Cu-As-Te-Se bulk glasses are characterized utilizing a suite of experimental techniques to understand their electrical properties with the goal of providing new strategies for the production of a novel class of advanced amorphous thermoelectric materials. Currently, the electrical properties of Cu-As-Te-Se glasses are two orders of magnitude too low to yield competitive thermoelectrics; hence, a deeper understanding of their electrical transport properties may provide the needed insight to enhance their figure of merit, ZT. To that avail, the structural, electrical, optical and defect characteristic of bulk Cu-As-Te-Se glasses were investigated.
The atomic structure of Cu-As-Te ternary glasses was investigated with 64Cu, 125Te NMR, and Raman spectroscopy to determine the local environment of the copper atoms. It was shown that copper exists in a four-fold coordination environment and generates CuTe4 tetrahedra in all CuAs-Te glasses. The structure of these glasses was then compared to that of Ge-As-Te glasses where Ge is also tetra-coordinated. It was found that Ge-As-Te glasses contain GeTe4 tetrahedra only at low Ge concentration and Te remains two-coordinated, unlike in the case of Cu which increases Te’s coordination to three through dative bonding at all concentrations. The contrast between the two glass structures is further exemplified by the inherent difference copper plays in modifying the structure as observed in the increase in density of Cu-As-Te with Cu content while the Ge-As-Te glasses show an opposite trend with Ge content.
The electrical properties of Cu-As-Te-Se glasses over large concentrations of Cu, up to 25%, were then characterized to determine the effect of copper on the conduction properties. Electrical measurements revealed three conduction mechanisms: extended state conduction at high temperature, localized state conduction at medium temperature, and variable range hopping (VRH) at low temperature. Introduction of Cu had the effect of decreasing the activation energy of localized and extended state conduction and greatly increased the extent of VRH and the density of mid-gap states. This effect was measured as a function of concentration.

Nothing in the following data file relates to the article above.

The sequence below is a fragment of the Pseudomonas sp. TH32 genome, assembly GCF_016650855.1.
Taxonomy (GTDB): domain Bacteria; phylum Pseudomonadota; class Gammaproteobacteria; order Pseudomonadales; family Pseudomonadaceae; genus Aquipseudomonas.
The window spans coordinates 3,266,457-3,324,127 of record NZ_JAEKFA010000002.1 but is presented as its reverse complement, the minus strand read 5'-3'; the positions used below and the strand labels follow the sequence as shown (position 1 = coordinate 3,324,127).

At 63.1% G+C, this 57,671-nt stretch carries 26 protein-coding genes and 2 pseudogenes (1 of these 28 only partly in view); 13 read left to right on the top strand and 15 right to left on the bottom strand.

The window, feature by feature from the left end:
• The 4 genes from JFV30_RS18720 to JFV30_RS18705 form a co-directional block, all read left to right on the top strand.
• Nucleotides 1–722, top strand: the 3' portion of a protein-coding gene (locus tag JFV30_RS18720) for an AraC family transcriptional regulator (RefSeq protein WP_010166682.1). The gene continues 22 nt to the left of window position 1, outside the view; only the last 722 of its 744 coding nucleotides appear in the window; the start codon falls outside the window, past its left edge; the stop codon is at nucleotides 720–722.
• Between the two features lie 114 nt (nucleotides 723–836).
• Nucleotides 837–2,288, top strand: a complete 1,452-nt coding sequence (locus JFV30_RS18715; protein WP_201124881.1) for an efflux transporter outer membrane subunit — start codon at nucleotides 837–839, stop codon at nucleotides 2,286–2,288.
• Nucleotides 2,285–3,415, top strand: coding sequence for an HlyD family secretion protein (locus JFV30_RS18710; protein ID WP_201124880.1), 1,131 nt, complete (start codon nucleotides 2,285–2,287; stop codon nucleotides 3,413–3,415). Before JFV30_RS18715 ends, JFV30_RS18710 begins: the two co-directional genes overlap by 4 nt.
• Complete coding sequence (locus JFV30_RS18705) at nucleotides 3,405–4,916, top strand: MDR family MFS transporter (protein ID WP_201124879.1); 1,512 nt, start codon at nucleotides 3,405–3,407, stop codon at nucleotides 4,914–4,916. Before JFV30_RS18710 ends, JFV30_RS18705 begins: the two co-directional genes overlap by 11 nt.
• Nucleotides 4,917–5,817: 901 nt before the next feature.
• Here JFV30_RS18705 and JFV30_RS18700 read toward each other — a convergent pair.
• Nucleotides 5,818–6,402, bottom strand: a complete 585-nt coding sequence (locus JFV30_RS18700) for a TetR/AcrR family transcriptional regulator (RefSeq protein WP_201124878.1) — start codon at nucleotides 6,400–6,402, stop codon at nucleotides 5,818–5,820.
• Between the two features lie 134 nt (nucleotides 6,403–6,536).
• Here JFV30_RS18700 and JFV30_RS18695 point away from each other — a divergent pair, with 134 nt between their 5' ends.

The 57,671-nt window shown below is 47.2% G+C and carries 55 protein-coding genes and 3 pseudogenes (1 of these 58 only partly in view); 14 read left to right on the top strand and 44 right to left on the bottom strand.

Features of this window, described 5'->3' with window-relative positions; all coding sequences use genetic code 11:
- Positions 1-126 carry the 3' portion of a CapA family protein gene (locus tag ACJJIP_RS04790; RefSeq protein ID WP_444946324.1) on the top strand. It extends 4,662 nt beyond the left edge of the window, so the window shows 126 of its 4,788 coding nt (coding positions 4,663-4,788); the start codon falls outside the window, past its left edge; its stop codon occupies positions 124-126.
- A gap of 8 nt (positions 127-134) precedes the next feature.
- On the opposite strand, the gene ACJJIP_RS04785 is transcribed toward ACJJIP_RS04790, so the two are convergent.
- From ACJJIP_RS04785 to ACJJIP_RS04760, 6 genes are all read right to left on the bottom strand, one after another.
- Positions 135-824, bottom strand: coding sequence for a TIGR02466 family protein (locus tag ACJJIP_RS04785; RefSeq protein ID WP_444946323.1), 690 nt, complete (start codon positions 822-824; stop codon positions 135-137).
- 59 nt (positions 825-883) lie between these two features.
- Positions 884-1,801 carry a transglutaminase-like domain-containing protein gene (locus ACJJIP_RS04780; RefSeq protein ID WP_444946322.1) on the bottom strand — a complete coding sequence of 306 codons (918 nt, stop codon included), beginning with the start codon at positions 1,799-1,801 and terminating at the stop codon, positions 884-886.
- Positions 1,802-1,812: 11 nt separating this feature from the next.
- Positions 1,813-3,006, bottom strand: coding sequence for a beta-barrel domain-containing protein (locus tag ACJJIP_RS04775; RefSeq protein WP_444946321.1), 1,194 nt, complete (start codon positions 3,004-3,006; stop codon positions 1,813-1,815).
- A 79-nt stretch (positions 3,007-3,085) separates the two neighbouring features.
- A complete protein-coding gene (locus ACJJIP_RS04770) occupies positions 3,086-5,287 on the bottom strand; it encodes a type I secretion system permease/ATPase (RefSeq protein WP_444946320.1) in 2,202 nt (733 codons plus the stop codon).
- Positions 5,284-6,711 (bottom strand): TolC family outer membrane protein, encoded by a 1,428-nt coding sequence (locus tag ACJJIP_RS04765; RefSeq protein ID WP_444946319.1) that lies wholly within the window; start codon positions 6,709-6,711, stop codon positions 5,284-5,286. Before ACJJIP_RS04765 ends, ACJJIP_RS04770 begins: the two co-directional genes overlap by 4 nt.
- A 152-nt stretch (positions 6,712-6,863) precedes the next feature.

In order to determine whether the decrease in conduction activation energy was the result of a shift in the Fermi level or a reduction in band gap energy, optical properties of the glasses were characterized as a function of Cu content. A comparison of the optical band gap energy with the electrically measured band-gap Ec- EF revealed that the fermi-level does not shift with Cu addition despite the large increase in mid-gap states responsible for VRH. This pinning of the Fermi level indicates that the population of defects in Cu-As-Te-Se glasses is not sufficient to achieve doping.
In order to gain a deeper understanding of the gap states and their contribution to the electrical properties, glassy samples of Cu-AsTeSe and Cu-AsTe were characterized by EPR spectroscopy. A strong EPR signal is observed in these glasses indicating that large populations of unpaired electrons associated with dangling bonds are present as copper is added to the matrix. The spin density found by EPR is found to be equivalent to the gap state density derived from conductivity measurement. The observation of high spin densities in these glasses is contrary to expectation from conventional chalcogenide glasses where unpaired electrons normally relax into Valence Alternation Pairs (VAPs). It is also found that the population of unpaired spins is temperature dependent.
Overall, the sum of the data obtained from NMR, Raman, density, optical, electrical and EPR experiments permitted to derive a comprehensive picture of the band structure in Cu-As-Te-Se glasses. It is found that the gap states lie below the Fermi level, but above the negatively charged valence alternation pair states. This also indicates that the density of state is negligible at the Fermi level.
While the exact nature of the unpaired electron defects was not resolved by EPR, it is strongly correlated to the Cu atom at all concentrations and likely originates from a defective Cu-Te bond resulting from structural disorder. The weaker Cu-Te bond and the structural rigidity of the fourfold Cu in the glass network may favor the formation of these stable unpaired defects.
|Commitee:||Uhlmann, Donald R, Vandiver, Pamela, Potter, Barrett G, Muralidharan, Krishna|
|School:||The University of Arizona|
|Department:||Materials Science & Engineering|
|School Location:||United States -- Arizona|
|Source:||DAI-B 81/4(E), Dissertation Abstracts International|
|Subjects:||Materials science, Condensed matter physics, Optics|
|Keywords:||Chalcogenide, CuAsTe, Defects, doping, glass, Valence Alternation Pair|
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